Corruption prosecutors place former PM Ponta under court supervision

Corruption prosecutors place former PM Ponta under court supervision

Bucharest, September 6, 2016/Independent Balkan News Agency

Prosecutors with the Ploiesti National Anti-Corruption Directorate (DNA) on Tuesday placed former Prime Minister Victor Ponta under 60-day court supervision in a case in which he was heard the same day for almost one and a half hour.

DNA says in a press statement that Ponta is prosecuted in a new case for the use of influence or authority for ill-gotten gains for self or others and for being an accomplice to money laundering.

It claims that Ponta used his authority to get confirmation of a businessman running for a seat in Parliament in a constituency that would guarantee successful running.

“In order to designate a businessman a candidate on the tickets of a political party in a constituency where the political party was sure to win, Ponta Victor Viorel, in his capacity as national leader of the party in question, used his authority to win confirmation of the recommendation for that businessman to get on the tickets,” says DNA.

The confirmation was sought by Ponta in order to get ill-gotten gains, namely 220,000 euros needed to prepare a visit to Romania by a foreign personality.

“What was being sought was that by touting a meeting with the internationally acclaimed personality, Ponta Victor Viorel would gain electoral capital in the context of 2012 and the electoral schedule, as local and parliamentary elections were to be held. The 220,000 euros were obtained through intermediaries from the businessman placed on an eligible position on the tickets,” says DNA.

The misdeed was allegedly conducted via a non-profit, non-political organisation to create the impression that the visit of the former foreign leader was not a party initiative, so that the public opinion might think that the meeting of the foreign dignitary with Ponta happened at the former’s initiative.

“To this end, Ponta Victor Viorel and the businessman asked the leader of the non-profit organisation to find a way for the foreign politician to be invited to Romania without the public knowing that the initiative originated with Ponta Victor Viorel, and for the related payment to be covered by the businessman via intermediaries. In order to conceal the dubious provenance of the amount of 220,000 euros, defendant Ponta Victor Viorel, conniving with the businessman, accepted to successively conclude two agreements,” the prosecutors argue.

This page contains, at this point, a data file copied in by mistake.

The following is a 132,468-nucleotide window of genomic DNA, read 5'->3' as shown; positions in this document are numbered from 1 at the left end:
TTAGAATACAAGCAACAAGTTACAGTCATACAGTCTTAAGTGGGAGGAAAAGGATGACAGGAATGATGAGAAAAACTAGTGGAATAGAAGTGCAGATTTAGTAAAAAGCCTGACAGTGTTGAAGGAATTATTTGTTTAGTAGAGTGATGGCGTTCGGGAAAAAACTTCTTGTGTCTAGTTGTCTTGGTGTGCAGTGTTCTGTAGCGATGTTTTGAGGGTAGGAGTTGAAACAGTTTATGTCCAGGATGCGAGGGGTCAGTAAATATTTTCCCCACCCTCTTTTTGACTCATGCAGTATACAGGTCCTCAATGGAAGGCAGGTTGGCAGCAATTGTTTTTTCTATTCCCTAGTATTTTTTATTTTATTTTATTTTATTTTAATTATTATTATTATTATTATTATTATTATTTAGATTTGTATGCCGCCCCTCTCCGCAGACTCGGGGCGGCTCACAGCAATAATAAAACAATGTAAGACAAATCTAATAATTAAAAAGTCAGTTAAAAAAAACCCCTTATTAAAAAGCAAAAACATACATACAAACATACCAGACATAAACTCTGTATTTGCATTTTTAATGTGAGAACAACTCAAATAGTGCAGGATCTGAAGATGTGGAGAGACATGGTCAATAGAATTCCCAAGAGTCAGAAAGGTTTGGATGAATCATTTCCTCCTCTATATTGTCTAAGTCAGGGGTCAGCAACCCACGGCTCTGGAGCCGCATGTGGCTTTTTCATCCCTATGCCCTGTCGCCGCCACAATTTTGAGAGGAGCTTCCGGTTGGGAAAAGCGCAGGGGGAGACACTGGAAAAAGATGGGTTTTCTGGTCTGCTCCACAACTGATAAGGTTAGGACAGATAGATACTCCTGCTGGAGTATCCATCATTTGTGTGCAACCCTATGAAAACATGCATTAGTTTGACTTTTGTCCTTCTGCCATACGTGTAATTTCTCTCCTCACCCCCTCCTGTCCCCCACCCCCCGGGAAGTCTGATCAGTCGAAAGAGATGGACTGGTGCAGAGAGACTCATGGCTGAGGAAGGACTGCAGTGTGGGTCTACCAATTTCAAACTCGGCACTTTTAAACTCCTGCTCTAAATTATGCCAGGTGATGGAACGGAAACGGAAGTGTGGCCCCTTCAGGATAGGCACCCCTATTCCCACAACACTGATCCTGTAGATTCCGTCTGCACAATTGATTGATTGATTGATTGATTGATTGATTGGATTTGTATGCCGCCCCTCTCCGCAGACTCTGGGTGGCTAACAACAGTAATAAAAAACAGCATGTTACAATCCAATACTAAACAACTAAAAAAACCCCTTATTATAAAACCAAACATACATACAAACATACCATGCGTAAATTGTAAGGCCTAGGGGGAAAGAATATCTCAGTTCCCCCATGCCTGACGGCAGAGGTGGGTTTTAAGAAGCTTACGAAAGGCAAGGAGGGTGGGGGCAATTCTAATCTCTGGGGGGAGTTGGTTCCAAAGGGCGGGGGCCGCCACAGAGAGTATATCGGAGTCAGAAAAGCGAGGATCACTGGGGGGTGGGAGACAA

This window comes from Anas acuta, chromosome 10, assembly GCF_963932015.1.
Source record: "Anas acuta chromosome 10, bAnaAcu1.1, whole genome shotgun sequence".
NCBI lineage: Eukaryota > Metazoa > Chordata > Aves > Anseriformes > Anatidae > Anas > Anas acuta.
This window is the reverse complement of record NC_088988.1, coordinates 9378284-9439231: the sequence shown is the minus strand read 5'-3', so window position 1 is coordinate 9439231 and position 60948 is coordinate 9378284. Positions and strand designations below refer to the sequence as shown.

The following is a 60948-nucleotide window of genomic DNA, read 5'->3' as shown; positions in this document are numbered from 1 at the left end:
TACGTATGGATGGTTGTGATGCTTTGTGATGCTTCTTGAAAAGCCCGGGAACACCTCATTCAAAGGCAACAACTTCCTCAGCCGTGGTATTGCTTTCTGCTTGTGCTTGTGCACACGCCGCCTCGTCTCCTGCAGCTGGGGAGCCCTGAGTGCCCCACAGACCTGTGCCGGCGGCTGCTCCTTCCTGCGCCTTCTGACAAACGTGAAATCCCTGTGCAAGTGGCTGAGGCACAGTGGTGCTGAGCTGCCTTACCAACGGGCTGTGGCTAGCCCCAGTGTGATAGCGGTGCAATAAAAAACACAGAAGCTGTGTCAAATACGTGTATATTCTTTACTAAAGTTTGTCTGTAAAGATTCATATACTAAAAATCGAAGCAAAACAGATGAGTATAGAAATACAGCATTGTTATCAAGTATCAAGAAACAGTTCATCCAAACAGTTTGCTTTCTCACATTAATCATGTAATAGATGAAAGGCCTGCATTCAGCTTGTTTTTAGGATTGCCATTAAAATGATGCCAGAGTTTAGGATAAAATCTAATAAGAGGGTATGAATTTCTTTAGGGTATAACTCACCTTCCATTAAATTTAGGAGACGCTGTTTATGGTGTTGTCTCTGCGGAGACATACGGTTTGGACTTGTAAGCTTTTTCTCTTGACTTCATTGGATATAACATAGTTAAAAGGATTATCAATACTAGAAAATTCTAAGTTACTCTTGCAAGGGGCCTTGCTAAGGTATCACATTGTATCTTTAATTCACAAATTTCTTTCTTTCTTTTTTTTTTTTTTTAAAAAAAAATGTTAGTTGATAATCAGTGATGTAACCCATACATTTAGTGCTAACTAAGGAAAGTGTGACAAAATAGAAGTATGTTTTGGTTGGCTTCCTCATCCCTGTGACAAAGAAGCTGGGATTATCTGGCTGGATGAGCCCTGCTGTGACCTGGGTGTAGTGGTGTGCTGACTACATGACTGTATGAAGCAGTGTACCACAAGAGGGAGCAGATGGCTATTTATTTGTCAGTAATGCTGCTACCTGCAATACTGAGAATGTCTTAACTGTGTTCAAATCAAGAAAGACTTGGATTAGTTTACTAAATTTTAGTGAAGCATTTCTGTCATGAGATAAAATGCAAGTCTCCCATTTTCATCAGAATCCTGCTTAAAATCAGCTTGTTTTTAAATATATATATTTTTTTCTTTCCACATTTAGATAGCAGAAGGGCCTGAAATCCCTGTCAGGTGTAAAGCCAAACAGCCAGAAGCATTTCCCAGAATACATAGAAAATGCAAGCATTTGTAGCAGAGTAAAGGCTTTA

They allege that upon receipt of the 220,000-euro amount, the businessman was confirmed by Ponta, the party leader, a candidate of his party in a constituency of Prahova County.

The businessman successfully ran for a seat in Romania’s Chamber of Deputies.

During the 60-day court supervision, Ponta is forbidden to leave the country without the approval of the supervising prosecutor/judge, to get near to or communicate with certain persons as well as to make statements to the media about the object of the case or comment on the prosecutors building the case, other people involved in the case or the witnesses heard in the case.

The DNA prosecutors point out that there has been a practice in Romania’s politics of late involving finically wealthy people winning easy access to elective public offices by being promoted by political party leaders for the direct purpose of securing illegal funding of political parties during electioneering.

“Given that the law of political parties and successive electoral laws expressly state the funding of political parties and election campaigns, this fraudulent mechanism is able to seriously damage the idea of democracy, which ab initio entails persons vying for public offices being elected by the people according to the principle of representation, along professional performance and probity lines. Virtually any payment violating this principle is ill-gotten gain because getting a place on the tickets in a constituency guaranteeing success is conditional upon the payment being made,” DNA adds.

Source: Agerpres